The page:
Thyroid Disease Risk After Early Thymus Removal

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If you had your thymus gland removed as a child, you could have an increased risk of developing autoimmune thyroid disease as well as other health problems later in life. While research has shown that the thymus is crucial to the development of a healthy immune system, further studies are necessary to determine exactly why the thyroid is especially affected by early thymus removal.

Here's what to know about how this gland works and why its removal may have long-lasting implications.

Why the Thymus Gland Is Important

The thymus gland—which looks like two little horns sitting behind your sternum and between your lungs—produces and releases thymosin. This hormone's main job is to create T lymphocytes. (The T actually stands for "thymus.") More commonly known as T-cells, these white blood cells protect you from infectious agents, such as those that cause the cold or flu. T-cells also attack cancer cells.

The thymus is only functional until puberty. After that, it starts to shrink—a process that continues for the rest of your life. Over time, it is replaced by adipose (fatty) tissue.

When Is the Thymus Gland Removed?

Usually, when someone's thymus gland is removed, it has nothing to do with the health or function of the thymus itself. Instead, it has to do with the location of the gland.

Because the thymus is large in children, it is sometimes in the way when a child with a congenital heart problem needs heart surgery. The only way to access the heart is to remove the thymus via a procedure known as thymectomy.

Very rarely, a child may need a thymectomy to treat cancer of the thymus.

Thyroid Issues After Thymectomy

Scientists believe that the autoimmune process can start in the thymus, since this is where the immune system’s T-cells develop; this would occur if the T-cells fail to recognize just one of the body’s thousands of proteins as the body's own. It is still unclear how this process in the thymus translates to the specific organs and sites that can be affected by autoimmunity, but it has been established that thymectomy in childhood increases the risk of thyroid disease.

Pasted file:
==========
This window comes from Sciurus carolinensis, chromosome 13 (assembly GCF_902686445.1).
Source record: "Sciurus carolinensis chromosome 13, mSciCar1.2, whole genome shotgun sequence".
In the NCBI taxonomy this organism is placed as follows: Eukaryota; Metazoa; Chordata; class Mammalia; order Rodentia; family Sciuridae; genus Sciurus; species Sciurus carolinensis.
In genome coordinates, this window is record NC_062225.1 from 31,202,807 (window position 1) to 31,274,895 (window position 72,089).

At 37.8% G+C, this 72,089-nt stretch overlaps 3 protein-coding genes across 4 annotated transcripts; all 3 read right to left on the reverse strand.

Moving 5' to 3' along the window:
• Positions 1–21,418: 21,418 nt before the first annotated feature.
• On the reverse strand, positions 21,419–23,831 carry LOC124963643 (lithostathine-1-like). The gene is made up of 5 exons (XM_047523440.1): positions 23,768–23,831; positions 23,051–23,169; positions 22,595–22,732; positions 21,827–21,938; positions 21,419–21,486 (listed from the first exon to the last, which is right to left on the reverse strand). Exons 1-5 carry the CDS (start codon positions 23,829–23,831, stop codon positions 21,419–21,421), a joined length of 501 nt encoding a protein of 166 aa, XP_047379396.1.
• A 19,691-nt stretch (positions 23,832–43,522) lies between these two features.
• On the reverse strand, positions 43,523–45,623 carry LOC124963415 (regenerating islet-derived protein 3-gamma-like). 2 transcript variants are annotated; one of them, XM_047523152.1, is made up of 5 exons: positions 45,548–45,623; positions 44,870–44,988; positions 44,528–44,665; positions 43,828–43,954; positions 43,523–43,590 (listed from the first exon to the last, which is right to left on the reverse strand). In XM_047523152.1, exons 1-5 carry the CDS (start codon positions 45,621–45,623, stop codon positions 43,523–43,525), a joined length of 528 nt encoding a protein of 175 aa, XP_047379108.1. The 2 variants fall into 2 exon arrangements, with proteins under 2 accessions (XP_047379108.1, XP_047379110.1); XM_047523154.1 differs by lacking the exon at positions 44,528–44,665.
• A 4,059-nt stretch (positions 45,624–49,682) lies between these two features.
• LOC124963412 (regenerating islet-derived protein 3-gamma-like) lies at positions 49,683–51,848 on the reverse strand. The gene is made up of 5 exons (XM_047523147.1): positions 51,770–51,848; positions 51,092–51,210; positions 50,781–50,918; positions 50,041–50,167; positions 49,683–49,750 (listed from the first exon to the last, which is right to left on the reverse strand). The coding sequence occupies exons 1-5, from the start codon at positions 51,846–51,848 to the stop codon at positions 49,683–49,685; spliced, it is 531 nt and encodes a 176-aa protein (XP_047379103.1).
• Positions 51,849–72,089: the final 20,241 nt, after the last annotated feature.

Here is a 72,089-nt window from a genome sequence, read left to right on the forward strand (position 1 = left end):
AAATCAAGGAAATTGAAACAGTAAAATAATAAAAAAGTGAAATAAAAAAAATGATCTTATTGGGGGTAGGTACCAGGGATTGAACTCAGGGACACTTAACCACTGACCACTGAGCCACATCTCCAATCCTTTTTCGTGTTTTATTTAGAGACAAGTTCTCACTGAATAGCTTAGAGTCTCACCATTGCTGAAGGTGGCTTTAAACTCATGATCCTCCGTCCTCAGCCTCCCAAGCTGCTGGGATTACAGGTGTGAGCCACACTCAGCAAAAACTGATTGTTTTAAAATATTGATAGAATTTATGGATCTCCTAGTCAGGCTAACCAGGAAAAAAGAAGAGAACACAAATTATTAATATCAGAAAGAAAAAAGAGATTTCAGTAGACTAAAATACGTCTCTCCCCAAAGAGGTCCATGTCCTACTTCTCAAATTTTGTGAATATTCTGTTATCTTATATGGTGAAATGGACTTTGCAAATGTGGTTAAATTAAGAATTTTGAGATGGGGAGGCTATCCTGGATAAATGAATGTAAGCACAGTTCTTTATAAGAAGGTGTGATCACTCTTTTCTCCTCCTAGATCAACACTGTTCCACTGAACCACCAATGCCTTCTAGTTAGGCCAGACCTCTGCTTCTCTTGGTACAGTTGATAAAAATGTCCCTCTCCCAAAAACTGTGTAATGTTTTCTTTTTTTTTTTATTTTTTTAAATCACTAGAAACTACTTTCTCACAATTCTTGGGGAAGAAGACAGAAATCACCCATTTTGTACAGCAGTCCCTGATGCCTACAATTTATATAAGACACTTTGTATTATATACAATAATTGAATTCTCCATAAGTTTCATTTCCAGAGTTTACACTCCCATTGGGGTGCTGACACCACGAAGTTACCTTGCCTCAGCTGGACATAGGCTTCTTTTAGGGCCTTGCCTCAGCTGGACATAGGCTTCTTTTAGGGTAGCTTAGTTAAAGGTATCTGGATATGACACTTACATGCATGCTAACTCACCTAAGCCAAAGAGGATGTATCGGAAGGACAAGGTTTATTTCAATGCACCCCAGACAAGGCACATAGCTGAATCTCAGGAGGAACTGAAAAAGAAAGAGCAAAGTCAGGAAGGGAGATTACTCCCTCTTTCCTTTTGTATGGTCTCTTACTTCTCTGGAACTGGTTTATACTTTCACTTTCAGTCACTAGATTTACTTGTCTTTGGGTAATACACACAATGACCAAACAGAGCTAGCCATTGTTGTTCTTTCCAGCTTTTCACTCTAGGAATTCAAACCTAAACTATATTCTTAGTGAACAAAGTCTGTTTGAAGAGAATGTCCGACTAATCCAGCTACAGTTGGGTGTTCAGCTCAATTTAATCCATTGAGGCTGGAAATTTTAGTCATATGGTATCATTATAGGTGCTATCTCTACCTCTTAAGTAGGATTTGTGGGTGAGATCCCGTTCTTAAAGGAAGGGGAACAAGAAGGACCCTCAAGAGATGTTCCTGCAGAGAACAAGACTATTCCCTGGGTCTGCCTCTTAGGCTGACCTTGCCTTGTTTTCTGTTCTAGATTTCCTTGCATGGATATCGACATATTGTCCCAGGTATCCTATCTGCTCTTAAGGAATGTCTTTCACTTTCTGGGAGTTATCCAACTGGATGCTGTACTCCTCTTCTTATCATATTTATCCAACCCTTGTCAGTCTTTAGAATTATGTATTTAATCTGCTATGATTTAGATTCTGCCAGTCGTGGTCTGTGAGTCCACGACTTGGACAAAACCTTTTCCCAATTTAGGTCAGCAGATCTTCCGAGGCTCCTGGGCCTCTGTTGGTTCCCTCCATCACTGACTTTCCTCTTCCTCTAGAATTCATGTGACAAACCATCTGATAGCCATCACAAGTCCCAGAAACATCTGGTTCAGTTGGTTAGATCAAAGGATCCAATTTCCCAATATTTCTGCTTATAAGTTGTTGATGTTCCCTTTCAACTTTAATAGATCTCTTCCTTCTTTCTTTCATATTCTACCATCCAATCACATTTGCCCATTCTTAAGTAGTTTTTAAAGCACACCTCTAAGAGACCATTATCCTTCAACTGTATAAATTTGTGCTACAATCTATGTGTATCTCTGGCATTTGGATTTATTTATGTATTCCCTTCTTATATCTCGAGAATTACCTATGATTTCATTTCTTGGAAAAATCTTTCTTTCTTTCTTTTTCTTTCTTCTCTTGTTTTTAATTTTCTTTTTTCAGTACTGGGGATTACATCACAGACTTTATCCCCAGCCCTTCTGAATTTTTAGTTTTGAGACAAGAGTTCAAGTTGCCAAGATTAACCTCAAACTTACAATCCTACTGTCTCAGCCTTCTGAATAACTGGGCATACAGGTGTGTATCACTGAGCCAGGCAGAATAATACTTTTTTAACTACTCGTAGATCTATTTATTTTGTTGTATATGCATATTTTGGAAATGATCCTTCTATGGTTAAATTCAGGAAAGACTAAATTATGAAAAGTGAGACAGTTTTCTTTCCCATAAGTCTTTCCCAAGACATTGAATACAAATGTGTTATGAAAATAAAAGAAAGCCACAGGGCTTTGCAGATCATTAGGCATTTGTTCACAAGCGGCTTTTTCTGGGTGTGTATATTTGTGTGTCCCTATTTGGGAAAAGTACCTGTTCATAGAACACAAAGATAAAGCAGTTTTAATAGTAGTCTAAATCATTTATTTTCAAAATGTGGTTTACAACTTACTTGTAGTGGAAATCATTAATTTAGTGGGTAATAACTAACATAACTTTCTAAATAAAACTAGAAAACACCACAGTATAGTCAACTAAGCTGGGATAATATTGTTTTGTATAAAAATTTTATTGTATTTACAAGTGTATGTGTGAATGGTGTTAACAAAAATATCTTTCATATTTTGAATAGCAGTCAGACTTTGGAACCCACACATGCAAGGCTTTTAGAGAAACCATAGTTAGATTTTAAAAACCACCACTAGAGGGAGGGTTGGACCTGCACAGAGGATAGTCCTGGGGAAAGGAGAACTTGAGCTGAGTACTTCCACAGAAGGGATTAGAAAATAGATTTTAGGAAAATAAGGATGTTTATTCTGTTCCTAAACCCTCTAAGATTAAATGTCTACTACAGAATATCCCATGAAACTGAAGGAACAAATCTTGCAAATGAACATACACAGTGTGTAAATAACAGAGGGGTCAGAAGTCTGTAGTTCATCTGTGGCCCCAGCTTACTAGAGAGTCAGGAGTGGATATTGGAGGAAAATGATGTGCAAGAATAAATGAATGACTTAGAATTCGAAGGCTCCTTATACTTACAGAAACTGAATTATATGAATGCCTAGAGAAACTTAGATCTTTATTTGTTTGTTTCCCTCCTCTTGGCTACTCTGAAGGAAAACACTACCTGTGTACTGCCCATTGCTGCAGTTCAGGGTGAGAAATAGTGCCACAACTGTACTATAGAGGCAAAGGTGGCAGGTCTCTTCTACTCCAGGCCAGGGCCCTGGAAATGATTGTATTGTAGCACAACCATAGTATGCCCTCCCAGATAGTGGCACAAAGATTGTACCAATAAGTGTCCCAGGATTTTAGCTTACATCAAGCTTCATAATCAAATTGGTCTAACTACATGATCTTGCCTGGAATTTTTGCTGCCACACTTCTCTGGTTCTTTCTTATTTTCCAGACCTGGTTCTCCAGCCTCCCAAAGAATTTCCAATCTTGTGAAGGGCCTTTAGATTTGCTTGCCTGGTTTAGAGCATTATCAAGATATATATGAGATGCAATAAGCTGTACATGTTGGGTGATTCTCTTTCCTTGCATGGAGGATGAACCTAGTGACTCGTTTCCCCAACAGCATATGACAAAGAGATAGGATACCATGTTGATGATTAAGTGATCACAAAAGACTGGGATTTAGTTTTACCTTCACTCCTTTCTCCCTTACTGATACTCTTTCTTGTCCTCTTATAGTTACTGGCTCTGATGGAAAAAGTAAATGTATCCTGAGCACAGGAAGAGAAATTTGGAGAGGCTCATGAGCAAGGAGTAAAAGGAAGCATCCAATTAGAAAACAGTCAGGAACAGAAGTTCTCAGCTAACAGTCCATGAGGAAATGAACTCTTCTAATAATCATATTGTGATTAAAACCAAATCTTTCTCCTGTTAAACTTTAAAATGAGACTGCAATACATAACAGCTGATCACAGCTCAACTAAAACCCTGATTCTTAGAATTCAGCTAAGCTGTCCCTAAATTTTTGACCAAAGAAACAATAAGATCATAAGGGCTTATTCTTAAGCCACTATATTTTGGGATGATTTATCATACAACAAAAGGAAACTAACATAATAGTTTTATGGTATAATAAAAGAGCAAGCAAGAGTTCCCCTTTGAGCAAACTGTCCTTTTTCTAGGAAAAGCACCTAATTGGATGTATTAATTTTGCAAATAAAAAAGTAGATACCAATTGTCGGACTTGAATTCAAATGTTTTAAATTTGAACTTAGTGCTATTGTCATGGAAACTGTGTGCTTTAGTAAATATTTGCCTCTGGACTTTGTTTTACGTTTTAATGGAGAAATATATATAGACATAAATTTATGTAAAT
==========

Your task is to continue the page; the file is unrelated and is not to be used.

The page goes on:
In a 2018 study published in the Journal of Allergy and Clinical Immunology, researchers looked at more than 5,600 people who'd had their thymus surgically removed before they were 5 years old; all of them had it removed in connection with surgery for congenital heart diseases.

There were two control groups: one contained nearly 2,300 people who'd had heart surgery as children but hadn't had their thymus removed; the other was made up of about 56,000 people who'd never had heart surgery.

Researchers found that the people who didn't have a thymus gland were more likely to have thyroid disease than people in either of the control groups and concluded that thymus removal is linked to the development of the disease.

The risk of developing cancer was slightly elevated in those who'd had the thymus gland removed, as was the number of infections the patients experienced over time.

A 2016 study also indicated a possible association between thymectomy and thyroid disease. It followed 11 children who'd undergone thymectomy along with cardiac surgery as infants. The children were examined before the operation, 18 months after the operation, and at 18 years of age to examine the immunological and clinical effects of having had their thymus removed.

The researchers found that these children had a greatly altered immune system at 18 years of age, comparable, in fact, to the immune system of someone in their 60s or 70s, with a low number of T-cells. Because the study sample was small, more studies need to be done to confirm this association.

As a result of recent research that links early thymus removal with an increased risk of getting thyroid disease, among other health problems, later in life, researchers are urging surgeons to avoid removing the thymus during cardiac surgery whenever possible.

A Word From Verywell

If you had your thymus removed as a child, be sure to tell your doctor so he or she can be on the lookout for thyroid problems, and familiarize yourself with common symptoms of thyroid disease. If you suspect you're having thyroid-related symptoms, bring it to your doctor's attention right away so you can be tested and, if necessary, treated. Fortunately, thyroid disease can be well-managed and doesn't have to have a major impact on your health or your life.

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